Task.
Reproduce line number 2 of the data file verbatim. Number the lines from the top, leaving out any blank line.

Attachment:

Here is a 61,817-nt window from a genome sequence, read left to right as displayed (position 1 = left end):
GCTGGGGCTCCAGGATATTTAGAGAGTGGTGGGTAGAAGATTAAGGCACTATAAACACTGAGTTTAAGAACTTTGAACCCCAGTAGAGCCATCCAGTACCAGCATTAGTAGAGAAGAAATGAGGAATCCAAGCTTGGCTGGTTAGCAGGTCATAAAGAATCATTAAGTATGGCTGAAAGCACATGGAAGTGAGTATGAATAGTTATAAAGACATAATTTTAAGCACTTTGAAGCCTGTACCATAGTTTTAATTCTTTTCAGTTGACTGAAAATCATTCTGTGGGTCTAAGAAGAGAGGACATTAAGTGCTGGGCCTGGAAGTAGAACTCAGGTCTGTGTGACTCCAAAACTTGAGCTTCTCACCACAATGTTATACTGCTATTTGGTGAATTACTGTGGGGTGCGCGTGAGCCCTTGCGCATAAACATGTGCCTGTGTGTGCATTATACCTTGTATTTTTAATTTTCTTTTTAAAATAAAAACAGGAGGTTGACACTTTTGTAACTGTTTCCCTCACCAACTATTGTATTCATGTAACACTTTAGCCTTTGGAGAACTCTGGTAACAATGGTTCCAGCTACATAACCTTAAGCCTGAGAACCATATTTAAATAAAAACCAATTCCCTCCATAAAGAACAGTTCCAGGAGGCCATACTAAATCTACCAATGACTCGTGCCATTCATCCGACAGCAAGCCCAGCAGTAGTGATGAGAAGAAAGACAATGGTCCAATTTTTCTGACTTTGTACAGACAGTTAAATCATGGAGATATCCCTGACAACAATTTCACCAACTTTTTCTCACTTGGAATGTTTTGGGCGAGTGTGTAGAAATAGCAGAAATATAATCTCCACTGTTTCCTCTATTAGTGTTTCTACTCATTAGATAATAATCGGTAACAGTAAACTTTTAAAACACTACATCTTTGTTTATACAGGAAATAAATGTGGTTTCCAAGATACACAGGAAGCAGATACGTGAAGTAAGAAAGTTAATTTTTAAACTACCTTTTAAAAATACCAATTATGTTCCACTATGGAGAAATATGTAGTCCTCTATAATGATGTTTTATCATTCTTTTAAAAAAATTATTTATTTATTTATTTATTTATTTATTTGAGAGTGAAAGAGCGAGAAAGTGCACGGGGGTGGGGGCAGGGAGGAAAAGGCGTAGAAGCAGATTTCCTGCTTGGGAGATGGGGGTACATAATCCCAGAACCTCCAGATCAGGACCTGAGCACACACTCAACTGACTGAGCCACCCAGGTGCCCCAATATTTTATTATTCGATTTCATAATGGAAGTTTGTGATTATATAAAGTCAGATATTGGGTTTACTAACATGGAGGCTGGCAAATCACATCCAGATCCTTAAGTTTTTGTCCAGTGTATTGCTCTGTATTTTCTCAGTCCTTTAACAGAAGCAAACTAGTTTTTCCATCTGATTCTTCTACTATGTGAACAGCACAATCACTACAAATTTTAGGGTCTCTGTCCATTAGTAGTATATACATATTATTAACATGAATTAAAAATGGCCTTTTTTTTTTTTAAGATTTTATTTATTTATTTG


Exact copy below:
GCTGGGGCTCCAGGATATTTAGAGAGTGGTGGGTAGAAGATTAAGGCACTATAAACACTGAGTTTAAGAACTTTGAACCCCAGTAGAGCCATCCAGTACCAGCATTAGTAGAGAAGAAATGAGGAATCCAAGCTTGGCTGGTTAGCAGGTCATAAAGAATCATTAAGTATGGCTGAAAGCACATGGAAGTGAGTATGAATAGTTATAAAGACATAATTTTAAGCACTTTGAAGCCTGTACCATAGTTTTAATTCTTTTCAGTTGACTGAAAATCATTCTGTGGGTCTAAGAAGAGAGGACATTAAGTGCTGGGCCTGGAAGTAGAACTCAGGTCTGTGTGACTCCAAAACTTGAGCTTCTCACCACAATGTTATACTGCTATTTGGTGAATTACTGTGGGGTGCGCGTGAGCCCTTGCGCATAAACATGTGCCTGTGTGTGCATTATACCTTGTATTTTTAATTTTCTTTTTAAAATAAAAACAGGAGGTTGACACTTTTGTAACTGTTTCCCTCACCAACTATTGTATTCATGTAACACTTTAGCCTTTGGAGAACTCTGGTAACAATGGTTCCAGCTACATAACCTTAAGCCTGAGAACCATATTTAAATAAAAACCAATTCCCTCCATAAAGAACAGTTCCAGGAGGCCATACTAAATCTACCAATGACTCGTGCCATTCATCCGACAGCAAGCCCAGCAGTAGTGATGAGAAGAAAGACAATGGTCCAATTTTTCTGACTTTGTACAGACAGTTAAATCATGGAGATATCCCTGACAACAATTTCACCAACTTTTTCTCACTTGGAATGTTTTGGGCGAGTGTGTAGAAATAGCAGAAATATAATCTCCACTGTTTCCTCTATTAGTGTTTCTACTCATTAGATAATAATCGGTAACAGTAAACTTTTAAAACACTACATCTTTGTTTATACAGGAAATAAATGTGGTTTCCAAGATACACAGGAAGCAGATACGTGAAGTAAGAAAGTTAATTTTTAAACTACCTTTTAAAAATACCAATTATGTTCCACTATGGAGAAATATGTAGTCCTCTATAATGATGTTTTATCATTCTTTTAAAAAAATTATTTATTTATTTATTTATTTATTTATTTGAGAGTGAAAGAGCGAGAAAGTGCACGGGGGTGGGGGCAGGGAGGAAAAGGCGTAGAAGCAGATTTCCTGCTTGGGAGATGGGGGTACATAATCCCAGAACCTCCAGATCAGGACCTGAGCACACACTCAACTGACTGAGCCACCCAGGTGCCCCAATATTTTATTATTCGATTTCATAATGGAAGTTTGTGATTATATAAAGTCAGATATTGGGTTTACTAACATGGAGGCTGGCAAATCACATCCAGATCCTTAAGTTTTTGTCCAGTGTATTGCTCTGTATTTTCTCAGTCCTTTAACAGAAGCAAACTAGTTTTTCCATCTGATTCTTCTACTATGTGAACAGCACAATCACTACAAATTTTAGGGTCTCTGTCCATTAGTAGTATATACATATTATTAACATGAATTAAAAATGGCCTTTTTTTTTTTTAAGATTTTATTTATTTATTTG